Earlier this year the Thai government issued new regulations to allow for a pink Thai ID card for foreigners residing in Thailand. To apply you must have a Yellow House Registration book or Tabien Ban and your passport. If you are married to a Thai national then also a copy of the marriage certificate, also copies of birth certificates of any children you may have and a work permit if you have one. Regulations require a Thai witness with an ID Card to affirm your status at the District Office when you apply. The Pink ID Card costs 60 baht and can take anywhere from one day to 30 days depending on the District Office. The benefits of such a card are as yet unknown since it is so new but it may allow Thai prices at National Parks and may possibly be used as ID instead of carrying your passport but it is not yet certain.
The Thai PRD announced recently that the 2016 Trademark Act is now in effect and the Department of Intellectual Property emphasized its mechanisms to prevent copyright infringement of product packaging and music, offering a better response to modern issues related to copyright infringement. Those found to have displayed or stolen a registered or trademarked packaging design an receive a fine up to 400,000 baht and one year in jail instead of the old fine of 2,000 baht. Copyright protection also extends to music, including tunes for ice-cream carts and TV programs; this enables ice cream makers and TV operators to take full advantage of their music for marketing purposes. The trademark registration period has also been reduced from 90 days to 60 days.
The first leg of the Bangkok – Nakhon Ratchasima high speed train will begin construction in September it was recently affirmed by both the Minister of Transportation and the Vice Chairman of the National Development and Reform Commission of China. The 3.5km section will connect Klang Dong Station in Pak Chong in Nakhon Ratchasima to the border with Saraburi. Details will be submitted to the Cabinet for approval next month for the first leg. The second portion will run for 11km from Pak Chong to Khlong Khanan Chit Station but Chinese officials report the softness of the soil in the area may require the tracks to change course. The deadline for the new plan is set for November.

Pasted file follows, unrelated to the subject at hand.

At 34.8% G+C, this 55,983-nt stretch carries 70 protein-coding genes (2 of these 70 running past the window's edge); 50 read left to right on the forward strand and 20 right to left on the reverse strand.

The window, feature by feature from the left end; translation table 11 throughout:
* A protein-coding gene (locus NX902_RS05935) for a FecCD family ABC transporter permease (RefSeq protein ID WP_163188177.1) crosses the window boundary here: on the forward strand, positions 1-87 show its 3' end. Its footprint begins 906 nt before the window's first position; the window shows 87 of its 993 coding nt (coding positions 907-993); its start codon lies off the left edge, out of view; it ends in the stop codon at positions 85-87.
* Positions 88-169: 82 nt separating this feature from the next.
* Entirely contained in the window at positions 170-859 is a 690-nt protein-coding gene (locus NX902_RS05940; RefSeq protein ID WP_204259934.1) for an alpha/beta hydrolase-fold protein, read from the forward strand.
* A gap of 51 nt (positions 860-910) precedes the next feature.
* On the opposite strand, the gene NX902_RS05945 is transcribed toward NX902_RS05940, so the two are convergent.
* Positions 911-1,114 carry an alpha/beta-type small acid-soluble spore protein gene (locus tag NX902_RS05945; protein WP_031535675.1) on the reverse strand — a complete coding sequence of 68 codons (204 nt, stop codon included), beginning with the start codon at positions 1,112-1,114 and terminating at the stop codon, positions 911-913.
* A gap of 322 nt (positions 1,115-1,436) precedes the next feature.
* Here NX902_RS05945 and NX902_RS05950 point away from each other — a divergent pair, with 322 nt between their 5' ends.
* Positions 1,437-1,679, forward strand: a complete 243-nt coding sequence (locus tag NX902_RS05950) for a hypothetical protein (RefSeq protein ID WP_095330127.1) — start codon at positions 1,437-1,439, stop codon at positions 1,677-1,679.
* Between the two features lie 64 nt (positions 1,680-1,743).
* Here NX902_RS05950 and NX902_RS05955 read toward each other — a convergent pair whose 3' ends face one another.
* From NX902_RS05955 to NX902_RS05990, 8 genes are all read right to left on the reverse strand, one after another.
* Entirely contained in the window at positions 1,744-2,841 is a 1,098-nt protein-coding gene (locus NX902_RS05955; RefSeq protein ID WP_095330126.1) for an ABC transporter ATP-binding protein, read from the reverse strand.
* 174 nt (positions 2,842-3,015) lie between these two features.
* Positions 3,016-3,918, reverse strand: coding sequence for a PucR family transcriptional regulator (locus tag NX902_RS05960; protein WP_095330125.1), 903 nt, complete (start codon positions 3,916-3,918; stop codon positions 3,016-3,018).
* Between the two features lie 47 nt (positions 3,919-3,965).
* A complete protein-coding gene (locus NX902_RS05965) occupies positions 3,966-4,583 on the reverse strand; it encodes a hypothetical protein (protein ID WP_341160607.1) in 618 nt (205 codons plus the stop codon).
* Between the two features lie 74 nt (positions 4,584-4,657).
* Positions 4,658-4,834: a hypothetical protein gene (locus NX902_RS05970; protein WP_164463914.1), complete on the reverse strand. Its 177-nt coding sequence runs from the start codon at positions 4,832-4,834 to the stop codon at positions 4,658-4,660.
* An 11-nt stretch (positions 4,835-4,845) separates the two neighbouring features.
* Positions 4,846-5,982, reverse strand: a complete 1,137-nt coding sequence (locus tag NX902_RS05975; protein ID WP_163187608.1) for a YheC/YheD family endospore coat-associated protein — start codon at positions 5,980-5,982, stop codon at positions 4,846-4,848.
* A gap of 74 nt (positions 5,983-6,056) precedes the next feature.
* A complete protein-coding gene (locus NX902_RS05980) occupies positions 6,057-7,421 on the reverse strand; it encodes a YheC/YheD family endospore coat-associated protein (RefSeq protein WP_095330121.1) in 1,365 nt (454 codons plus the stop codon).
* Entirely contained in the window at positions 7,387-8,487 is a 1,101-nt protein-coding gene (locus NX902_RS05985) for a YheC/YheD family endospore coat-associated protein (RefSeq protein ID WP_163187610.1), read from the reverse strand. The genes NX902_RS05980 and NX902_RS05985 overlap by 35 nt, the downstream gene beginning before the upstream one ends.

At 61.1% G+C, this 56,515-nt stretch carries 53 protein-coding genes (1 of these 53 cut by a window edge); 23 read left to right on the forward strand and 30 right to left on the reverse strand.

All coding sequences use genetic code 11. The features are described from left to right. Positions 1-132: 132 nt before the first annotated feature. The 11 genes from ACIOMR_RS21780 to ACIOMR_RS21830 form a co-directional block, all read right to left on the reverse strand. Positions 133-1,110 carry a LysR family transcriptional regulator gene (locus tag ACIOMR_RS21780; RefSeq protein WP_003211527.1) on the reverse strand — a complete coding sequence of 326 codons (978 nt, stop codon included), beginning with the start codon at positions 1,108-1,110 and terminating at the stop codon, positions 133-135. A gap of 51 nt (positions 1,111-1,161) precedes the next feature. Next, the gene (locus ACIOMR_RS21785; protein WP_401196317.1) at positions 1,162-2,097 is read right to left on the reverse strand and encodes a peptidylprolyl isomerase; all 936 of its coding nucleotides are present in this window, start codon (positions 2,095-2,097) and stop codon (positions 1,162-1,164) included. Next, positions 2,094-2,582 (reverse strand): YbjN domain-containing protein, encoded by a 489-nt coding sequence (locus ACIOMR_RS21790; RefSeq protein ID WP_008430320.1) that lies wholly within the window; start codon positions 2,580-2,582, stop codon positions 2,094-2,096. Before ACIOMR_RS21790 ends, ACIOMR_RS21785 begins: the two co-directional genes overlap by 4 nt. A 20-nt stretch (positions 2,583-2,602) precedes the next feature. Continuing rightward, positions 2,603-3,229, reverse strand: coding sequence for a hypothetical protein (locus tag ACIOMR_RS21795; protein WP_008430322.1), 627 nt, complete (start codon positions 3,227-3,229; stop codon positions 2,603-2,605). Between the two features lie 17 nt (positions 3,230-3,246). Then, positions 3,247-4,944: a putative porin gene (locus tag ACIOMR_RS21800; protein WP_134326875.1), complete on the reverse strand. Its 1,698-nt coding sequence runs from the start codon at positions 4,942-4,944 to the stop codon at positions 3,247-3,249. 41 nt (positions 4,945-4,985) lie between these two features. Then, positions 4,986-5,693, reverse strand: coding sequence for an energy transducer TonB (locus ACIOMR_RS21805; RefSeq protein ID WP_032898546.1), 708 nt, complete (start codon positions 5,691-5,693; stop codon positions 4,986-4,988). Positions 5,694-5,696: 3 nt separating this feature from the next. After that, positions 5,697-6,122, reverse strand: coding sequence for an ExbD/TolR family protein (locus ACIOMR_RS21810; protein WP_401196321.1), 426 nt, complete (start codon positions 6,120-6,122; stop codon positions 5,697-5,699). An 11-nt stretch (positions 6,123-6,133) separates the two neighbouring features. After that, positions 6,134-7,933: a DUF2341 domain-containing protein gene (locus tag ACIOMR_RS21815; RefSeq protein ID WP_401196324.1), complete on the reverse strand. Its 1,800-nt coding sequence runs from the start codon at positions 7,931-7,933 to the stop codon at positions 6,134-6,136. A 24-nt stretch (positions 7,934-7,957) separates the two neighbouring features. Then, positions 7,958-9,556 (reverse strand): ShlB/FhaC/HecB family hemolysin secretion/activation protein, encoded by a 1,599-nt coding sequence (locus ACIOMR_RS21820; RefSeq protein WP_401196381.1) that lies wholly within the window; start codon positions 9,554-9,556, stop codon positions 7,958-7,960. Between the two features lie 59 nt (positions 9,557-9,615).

The first section, with a distance of 3.5 kilometers, connects Klang Dong Station in Pak Chong district, Nakhon Ratchasima to the province’s border with Saraburi. Financial sources will include the central state budget and domestic loans. Details are set to be submitted to the Cabinet for approval next month. The total budget for all four sections of the Bangkok-Nakhon Ratchasima route is estimated to be at 179 billion baht, China and Thailand are still working out loan details as China wants the loan in Yuan at 3.2% but Thai officials are seeing a rate of 2%.
The Cabinet approved construction of two new railway lines which will link with another line under the SRT from Bang Sue to Rangsit and Taling Chan at Bang Sue. The new lines will be under the State Railway of Thailand and will run from Bang Sue to Hua Mark and Bang Sue to Hualamphong. The two lines, Light Red and Dark Red, will connect the Eastern suburbs to the city center at a cost of around 44.16 billion baht. Construction is hoped to begin before 2018 and the two new routes should take about 3 years to build. The government hopes to get the lines running by 2020.
Any foreigner working in Thailand must obtain a Work Permit before beginning work. While a prospective employer may file an application on the foreigner’s behalf in advance of his starting work, the actual Work Permit will not be issued until the foreigner has entered Thailand in accordance with the immigration laws and has presented himself to receive his Work Permit.
Foreign Business License
US Treaty Of Amity
Thailand Work Permit
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